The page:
Scientists now believe that it may soon be possible to produce doctors actually inside the cathode ray tube. This shock revela- tion, which is the lead story in the current issue of the television repairmen's journal Kick II, will inevitably stir up a hornet's nest of controversy, speculation and hysteri- cal journalism. For years prophetic works like Animal Crackers and 1812 have en- visaged the possibility of creating doctors in this way, and science fiction writers have drawn terrifying pictures of monsters like Drs Frankenstein and Barnard, unnatural physicians who have forsaken the consult- ing room for evil experiments and sinister 'research'. Now such creatures may soon be appearing, in ever-increasing numbers, on our television screens.
In layman's language the process depends on the successful 'hatching' of new hy- potheses outside the professional body. By the old, natural method, patients who wanted to have a doctor able to satisfy all their emotional need for medical titillation and what is called 'hypochondriac alarm', had to wait for up to nine months while the hypotheses were incubated inside the pro- fessional body and produced in what scient- ists refer to as the 'Eno'. Now, thanks to the revolutionary process, patients unable to have a doctor in the normal way, doomed until now never to derive the normal thrills and excitement from their 'GP', can at least hope again. If the process is successful. it should be possible to accelerate the 'hatch- ing' of the new hypotheses inside the tele- vision tube so that instant 'bedside terror' is available at the turn of a switch.
The professional reaction to this message of hope for deprived patients has been pre- dictably hostile. Mr Alf Wedgitt, President of the British Television Repairmen's As- sociation, has warned that the shock to tele- vision users could be fatal. 'It is too early to make any calm assessment of the pos- sibilities opened up by the breakthrough' he says, 'but I would predict- the results could be diabolical. As you know, we have no way of sterilising the cathode ray tube as yet, and any amount of foreign bodies and queerie things can be produced by the "host" at any given moment. Say you've got your prospective patients waiting there
for their doctor, longing to feel him tugging
at their insecurities or going on about gastritis or bed-wetting, and up comes some
flash geezer talking about high-explosive` or the Niagara Falls and where are you? But apart from abuses arising from the ignorance of patients, there are fears for the doctors themselves. Doctors produced in this way are stimulated to -develop their hypotheses in this unnatural environment by massive doses of Lsick—sometimes hun- dreds of times what they would receive in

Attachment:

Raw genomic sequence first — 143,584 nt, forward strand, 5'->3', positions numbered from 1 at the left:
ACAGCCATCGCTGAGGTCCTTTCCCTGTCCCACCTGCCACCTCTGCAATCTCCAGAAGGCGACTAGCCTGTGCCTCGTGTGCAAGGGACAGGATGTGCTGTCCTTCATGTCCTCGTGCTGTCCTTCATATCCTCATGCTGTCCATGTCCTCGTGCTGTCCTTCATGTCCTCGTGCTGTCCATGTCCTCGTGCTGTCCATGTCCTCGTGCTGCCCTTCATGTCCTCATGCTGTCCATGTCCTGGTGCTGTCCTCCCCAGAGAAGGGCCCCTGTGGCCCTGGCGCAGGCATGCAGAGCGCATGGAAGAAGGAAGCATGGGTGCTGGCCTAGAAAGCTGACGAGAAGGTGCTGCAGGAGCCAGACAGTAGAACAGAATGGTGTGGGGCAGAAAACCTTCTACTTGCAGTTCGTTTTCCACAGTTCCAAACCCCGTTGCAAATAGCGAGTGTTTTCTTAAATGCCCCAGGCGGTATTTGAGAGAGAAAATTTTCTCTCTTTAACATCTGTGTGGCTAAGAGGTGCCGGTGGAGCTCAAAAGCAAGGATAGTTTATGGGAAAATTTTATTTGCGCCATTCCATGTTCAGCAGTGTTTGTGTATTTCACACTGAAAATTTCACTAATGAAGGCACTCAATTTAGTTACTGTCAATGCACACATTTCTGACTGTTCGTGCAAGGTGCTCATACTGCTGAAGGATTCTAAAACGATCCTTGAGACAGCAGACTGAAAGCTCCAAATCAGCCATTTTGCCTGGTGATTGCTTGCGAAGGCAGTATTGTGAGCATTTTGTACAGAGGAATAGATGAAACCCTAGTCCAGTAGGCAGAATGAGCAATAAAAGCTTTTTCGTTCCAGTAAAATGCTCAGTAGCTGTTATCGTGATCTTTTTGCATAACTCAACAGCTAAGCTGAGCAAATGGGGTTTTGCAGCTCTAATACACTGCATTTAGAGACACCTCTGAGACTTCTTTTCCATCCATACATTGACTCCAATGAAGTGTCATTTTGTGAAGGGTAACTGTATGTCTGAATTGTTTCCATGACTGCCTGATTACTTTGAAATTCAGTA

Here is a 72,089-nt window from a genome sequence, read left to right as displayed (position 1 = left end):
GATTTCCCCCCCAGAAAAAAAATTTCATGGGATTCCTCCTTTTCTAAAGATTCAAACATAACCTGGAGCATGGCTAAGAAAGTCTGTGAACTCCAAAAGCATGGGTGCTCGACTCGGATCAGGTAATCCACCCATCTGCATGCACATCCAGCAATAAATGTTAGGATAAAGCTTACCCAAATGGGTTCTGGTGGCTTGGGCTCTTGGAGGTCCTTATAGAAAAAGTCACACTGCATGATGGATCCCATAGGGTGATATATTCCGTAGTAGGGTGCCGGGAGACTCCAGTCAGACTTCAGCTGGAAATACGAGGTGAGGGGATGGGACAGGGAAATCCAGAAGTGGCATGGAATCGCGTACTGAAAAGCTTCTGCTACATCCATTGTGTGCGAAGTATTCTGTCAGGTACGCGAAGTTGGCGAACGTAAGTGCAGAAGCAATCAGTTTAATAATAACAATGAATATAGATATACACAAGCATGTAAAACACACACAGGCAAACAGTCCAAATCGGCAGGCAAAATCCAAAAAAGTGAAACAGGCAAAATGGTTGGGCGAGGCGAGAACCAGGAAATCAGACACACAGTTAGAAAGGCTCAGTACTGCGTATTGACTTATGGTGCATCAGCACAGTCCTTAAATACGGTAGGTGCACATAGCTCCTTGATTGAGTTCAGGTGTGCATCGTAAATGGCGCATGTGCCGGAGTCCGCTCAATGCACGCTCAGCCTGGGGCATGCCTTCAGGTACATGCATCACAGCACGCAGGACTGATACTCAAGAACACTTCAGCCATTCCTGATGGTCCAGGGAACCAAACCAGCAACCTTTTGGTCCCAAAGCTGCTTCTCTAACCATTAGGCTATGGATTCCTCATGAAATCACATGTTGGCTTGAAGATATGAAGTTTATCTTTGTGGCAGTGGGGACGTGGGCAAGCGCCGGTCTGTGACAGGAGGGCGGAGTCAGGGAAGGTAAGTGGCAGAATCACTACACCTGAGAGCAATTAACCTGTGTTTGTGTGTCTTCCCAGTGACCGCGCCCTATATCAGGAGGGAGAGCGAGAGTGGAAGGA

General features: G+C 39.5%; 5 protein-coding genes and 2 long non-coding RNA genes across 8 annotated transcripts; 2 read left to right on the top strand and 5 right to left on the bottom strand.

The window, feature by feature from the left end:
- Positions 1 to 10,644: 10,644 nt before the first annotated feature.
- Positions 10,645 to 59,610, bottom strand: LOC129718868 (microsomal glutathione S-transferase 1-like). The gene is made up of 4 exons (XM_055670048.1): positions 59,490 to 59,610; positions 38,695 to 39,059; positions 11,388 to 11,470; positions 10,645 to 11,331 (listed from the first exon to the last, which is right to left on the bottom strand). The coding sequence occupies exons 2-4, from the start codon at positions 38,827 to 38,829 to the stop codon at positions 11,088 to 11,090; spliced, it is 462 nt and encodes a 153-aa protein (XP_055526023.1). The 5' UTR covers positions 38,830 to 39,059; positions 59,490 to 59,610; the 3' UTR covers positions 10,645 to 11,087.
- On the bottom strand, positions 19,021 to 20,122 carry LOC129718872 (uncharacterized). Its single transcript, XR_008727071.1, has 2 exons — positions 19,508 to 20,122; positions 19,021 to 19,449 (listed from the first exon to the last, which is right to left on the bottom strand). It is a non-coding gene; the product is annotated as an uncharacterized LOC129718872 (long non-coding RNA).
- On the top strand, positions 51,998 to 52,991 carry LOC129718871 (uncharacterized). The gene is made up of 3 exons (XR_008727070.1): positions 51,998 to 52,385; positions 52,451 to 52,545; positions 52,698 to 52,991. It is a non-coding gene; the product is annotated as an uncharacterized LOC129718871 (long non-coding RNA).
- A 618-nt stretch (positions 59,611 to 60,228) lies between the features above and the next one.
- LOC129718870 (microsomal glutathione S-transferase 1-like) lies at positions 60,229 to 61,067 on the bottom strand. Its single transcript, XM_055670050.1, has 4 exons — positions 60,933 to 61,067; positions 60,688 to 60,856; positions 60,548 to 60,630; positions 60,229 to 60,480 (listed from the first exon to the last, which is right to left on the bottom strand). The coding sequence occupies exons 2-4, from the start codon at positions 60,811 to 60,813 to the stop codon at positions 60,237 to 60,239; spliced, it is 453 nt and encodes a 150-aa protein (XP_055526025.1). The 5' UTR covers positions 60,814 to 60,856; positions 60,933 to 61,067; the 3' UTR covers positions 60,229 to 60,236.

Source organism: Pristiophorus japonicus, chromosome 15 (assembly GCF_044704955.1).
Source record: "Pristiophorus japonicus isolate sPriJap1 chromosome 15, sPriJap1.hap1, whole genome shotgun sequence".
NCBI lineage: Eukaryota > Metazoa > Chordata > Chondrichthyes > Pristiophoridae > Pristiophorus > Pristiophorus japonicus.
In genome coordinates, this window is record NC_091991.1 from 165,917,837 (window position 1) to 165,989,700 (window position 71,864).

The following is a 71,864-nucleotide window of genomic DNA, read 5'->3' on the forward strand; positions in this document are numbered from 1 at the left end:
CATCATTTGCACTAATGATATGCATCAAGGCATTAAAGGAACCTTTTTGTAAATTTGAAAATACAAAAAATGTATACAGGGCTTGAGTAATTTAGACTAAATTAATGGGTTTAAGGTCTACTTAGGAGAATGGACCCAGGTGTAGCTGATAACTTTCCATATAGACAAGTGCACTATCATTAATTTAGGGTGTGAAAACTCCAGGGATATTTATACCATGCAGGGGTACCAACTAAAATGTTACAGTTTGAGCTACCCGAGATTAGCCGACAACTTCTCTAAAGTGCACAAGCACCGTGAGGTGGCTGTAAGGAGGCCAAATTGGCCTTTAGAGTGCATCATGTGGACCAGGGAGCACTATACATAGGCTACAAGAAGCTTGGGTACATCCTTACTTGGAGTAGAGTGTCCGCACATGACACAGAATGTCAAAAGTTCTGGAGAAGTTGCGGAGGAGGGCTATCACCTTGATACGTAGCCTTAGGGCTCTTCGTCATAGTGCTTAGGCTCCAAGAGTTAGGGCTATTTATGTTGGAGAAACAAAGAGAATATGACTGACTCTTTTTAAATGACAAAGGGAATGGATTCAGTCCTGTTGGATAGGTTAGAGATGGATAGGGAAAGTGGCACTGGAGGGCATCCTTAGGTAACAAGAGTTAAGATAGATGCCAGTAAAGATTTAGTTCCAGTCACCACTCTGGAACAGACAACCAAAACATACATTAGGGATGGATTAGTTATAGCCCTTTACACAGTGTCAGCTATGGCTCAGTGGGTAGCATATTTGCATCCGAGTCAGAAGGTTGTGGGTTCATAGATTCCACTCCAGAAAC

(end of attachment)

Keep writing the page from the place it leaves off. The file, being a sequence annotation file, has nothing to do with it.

the 'Braf—and it is thought that this could lead to Tv doctors developing, even 111- voluntarily, an almost infinite number of hypotheses. It is this fear that lies at the root of the 'race of monsters' theory, and the prospect of patients having doctors like this is not a happy one. Rumours have been rife for years that such a creature al- ready exists, capable of poisoning the chan- nels of communication with unnatural hypotheses, and the division between such a creature and the fairground freak is certainly a narrow one.
On the moral side, the fiercest reaction has come from Bishop Cosmo Quant, the controversial South Bank theologian who recently unfrocked himself in order to join the staff of Spank, the progressive magazine. This could of course be seen by reaction- aries as a mischievous tinkering with the divine will, or some such trash of that order', the Bishop told me over a cigar and a creme de menthe frappie in the Pussy Bar of 'Anglicana', the Church of England's new informal headquarters in Westminster, 'but basically it's simply a matter of priorities. As you probably know it has been possible to produce parsons in this way for some years. Now it seems to be that many unhappy people believe they want to have a doctor, when in fact the experience of having a parson would be in- finitely more rewarding—in a purely meta- phorical sense, of course. Why duplicate a service when the traditional role of the shrieking, shocking, therapeutically terrify- ing witch doctor has been taken over by the Epilogue?'
But for one group of people the new ad- vance could mean a message of hope or a sentence of despair. Ethel and Arthur Toovey have been married for twenty years, and have never been able to have a doctor in the normal way. Some experts have put it down to Ethel Toovey's malignant hali- tosis, some to Arthur Toovey's incurable inertia which kept him in the bath twenty- three hours a day. Whatever the cause, their situation appeared hopeless. Thanks to the National Health attempts were made to enable them to adopt a doctor, but this, too, proved impracticable when the doctor escaped and was found raving mad, run- ning up the fast lane of the M4 with his braces flapping.
Then came the discovery. Immediately Mr and Mrs Toovey bought themselves a twenty-six inch colour set to accommodate the new arrival. They were warned that it might take time before a suitable 'host' could be found, but they prepared their Tv snacks, and settled down to wait patiently. That was three days ago, and the Tooveys are now distraught. 'Three days and not a sniff of one', Mr Toovey told me on the telephone, his voice tense with emotion, 'we were waiting to hear him say his first Latin word, hear his first little hypothesis about sex causing flat feet or something, and noth- ing. To us, life is simply not worth living any more.' Sobering words to those who would stand in the path of progress.